Welcome to 5 Days of Homeschooling for Free. For 5 days, I am sharing a subject by subject list of free resources you can use in your homeschool! On Monday, we looked at a fun way to study U.S. geography. Yesterday, I shared more than 80 free living history books you can get free for your Kindle. Today, we’ll be looking at some great resources for everyone’s favorite subject (well . . . maybe not everyone’s).
Just the word can send the best of homeschool moms running for the hills.
When you have a child who doesn’t like it or struggles with math every step of the way, you can find yourself spending a lot of money on math. Crazy amounts of money. Because you want to find that perfect math curriculum that will work for your child and make him fall in love with fractions and multiplication tables (or at least not burst out in tears when you place the worksheet in front of him).
Ask me how I know.
Anyway, because I have figured out that spending more money on yet another curriculum isn’t always the answer, I want to share with you some math helps I have found out there that are free, but completely worth your time. Meaning, free doesn’t always mean cheap or not worth trying.
10 Free Math Resources Worth Your Time
GeoGebra — GeoGebra (www.geogebra.org) is free dynamic mathematics software for all levels of education that brings together geometry, algebra, spreadsheets, graphing, statistics and calculus in one easy-to-use package. Interactive learning, teaching and evaluation resources created with GeoGebra can be shared and used by everyone at www.geogebratube.org
Khan Academy — Online and for iPad. Khan isn’t just about math. Their motto is “learn almost anything. Comletely free, forever.” Even though you can use Khan for other subjects, it began as math tutorials on YouTube, and it is quite impressive today. From early math through calculus . . . there’s a video for that. We don’t use Khan Academy as our sole source of math instruction, but I cannot tell you how many times a Khan video has saved the day when Ben wasn’t getting something the way I explained it. The guy — his name is Sol — that does the teaching, just has a way of explaining things that makes sense.
Math Expert — iPad/iPhone/iPod Touch (addition and subtraction are free, all others are $0.99 each and in-app purchases) From the publisher of Math Essentials – This is a very simple but effective app for memorizing math facts. Math Essentials is a math program we use, and if you are familiar with it and the “speed drills” that go along with that, Math Expert is the app version of speed drills. This is one math app Ben doesn’t complain about using. In case you’re wondering, no Math Essentials, the curriculum, is not free. But it’s pretty cheap and DVD/workbook based. Ben likes Mr. Fisher. It’s what we use alongside Life of Fred as our regular curriculum.
Math Mammoth — Maria Miller, publisher of the popular math curriculum, Math Mammoth, offers lots of video tutorials on YouTube. She uses a white board with clear step-by-step instructions that have been helpful for Ben, especially for learning fractions and decimals, though she does address lower maths as well. You can also get 300+ sample pages from the Math Mammoth curriculum by subscribing to Maria’s newsletter.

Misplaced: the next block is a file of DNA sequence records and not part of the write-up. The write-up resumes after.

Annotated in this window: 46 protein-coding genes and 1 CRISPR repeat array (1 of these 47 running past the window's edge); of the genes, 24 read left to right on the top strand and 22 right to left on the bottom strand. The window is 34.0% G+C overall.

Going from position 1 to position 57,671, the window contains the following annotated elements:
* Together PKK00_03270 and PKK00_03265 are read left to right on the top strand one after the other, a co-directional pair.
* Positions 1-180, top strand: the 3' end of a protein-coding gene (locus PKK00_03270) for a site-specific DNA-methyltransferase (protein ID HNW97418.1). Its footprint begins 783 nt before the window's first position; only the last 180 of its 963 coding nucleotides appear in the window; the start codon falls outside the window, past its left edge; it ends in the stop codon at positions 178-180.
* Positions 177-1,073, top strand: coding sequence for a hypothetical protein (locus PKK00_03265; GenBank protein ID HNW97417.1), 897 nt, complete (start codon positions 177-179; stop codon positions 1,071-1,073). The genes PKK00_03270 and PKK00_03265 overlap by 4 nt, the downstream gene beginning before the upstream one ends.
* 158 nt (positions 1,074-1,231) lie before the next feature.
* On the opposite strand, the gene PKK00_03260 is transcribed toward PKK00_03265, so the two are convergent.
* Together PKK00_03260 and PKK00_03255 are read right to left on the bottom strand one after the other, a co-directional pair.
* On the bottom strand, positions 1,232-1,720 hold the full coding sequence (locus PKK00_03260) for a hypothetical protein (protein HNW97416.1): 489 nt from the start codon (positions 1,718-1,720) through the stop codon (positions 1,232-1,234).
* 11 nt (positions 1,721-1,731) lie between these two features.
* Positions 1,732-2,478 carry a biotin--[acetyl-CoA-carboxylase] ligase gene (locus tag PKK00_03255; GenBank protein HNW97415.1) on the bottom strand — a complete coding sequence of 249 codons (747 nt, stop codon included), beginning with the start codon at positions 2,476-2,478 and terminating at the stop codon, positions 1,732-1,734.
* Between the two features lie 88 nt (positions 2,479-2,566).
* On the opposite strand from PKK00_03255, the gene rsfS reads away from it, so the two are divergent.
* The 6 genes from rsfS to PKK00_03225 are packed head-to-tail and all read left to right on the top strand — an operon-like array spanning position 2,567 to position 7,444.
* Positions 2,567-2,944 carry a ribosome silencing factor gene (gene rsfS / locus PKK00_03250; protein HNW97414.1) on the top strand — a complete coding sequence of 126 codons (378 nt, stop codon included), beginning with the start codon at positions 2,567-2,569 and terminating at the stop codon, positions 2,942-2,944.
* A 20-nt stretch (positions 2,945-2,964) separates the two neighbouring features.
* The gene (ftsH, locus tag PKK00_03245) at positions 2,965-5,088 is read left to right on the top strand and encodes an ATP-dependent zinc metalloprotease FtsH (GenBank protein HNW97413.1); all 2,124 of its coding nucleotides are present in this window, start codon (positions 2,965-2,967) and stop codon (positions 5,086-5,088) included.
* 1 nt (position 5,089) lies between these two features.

A+ Interactive Math — You can download free worksheets for grades 3 through Algebra from popular math curriculum company A+ Interactive math. This is a computer-based math program that is very comprehensive. You can try the entire Family Package (up to 10 students, all grade levels at your disposal) free for one month, and do a math assessment to see where your students place, also free.
Sheppard Software — The math section of Sheppard Software is filled with fun math games and drills. This is one of those sites that will make your students think they are playing instead of learning. We’ve used it for years for math (and geography) games.
Math U See — Popular math publisher, Math U See, has an online drills app that is great for practicing math facts whether or not you use their curriculum.
WorsheetWorks.com — Here, you can generate math worksheets and flash cards in PDF. There are a lot of possibilities all the way up to pre-algebra and geomety.
NumberNut.com — This site is brand new to me, but I happened upon it a few weeks ago and bookmarked it to go to for our new school year. It looks totally worth my time, so I’m going to go ahead and say I think it will be work your time as well. It provides written explanations for many math concepts up to pre-algebra, as well as free PDF workbooks.
MangaHigh — This is a very engaging games-based math teaching resource. You can join as a homeschool to access the entire site for free for 60 days. After that, you can decide if it’s worth paying the premium membership price.
Illuminations — This resource for teaching math is an educational learning site with lessons all the way through high school. There is a lot to choose from here, including math lessons, interactive exercies, and Ben’s favorite — brain teasers.
And here’s a bonus from the blogger at Five J’s. She creates some pretty great math printables. I’m linking to one set, but there are links to more within this post.
Five J’s — Free Math Worksheet Printables: Clocks, Graph Paper, Coordinate Planes, Number Lines, and More!
Do you enjoy teaching math? What are some of your favorite resources?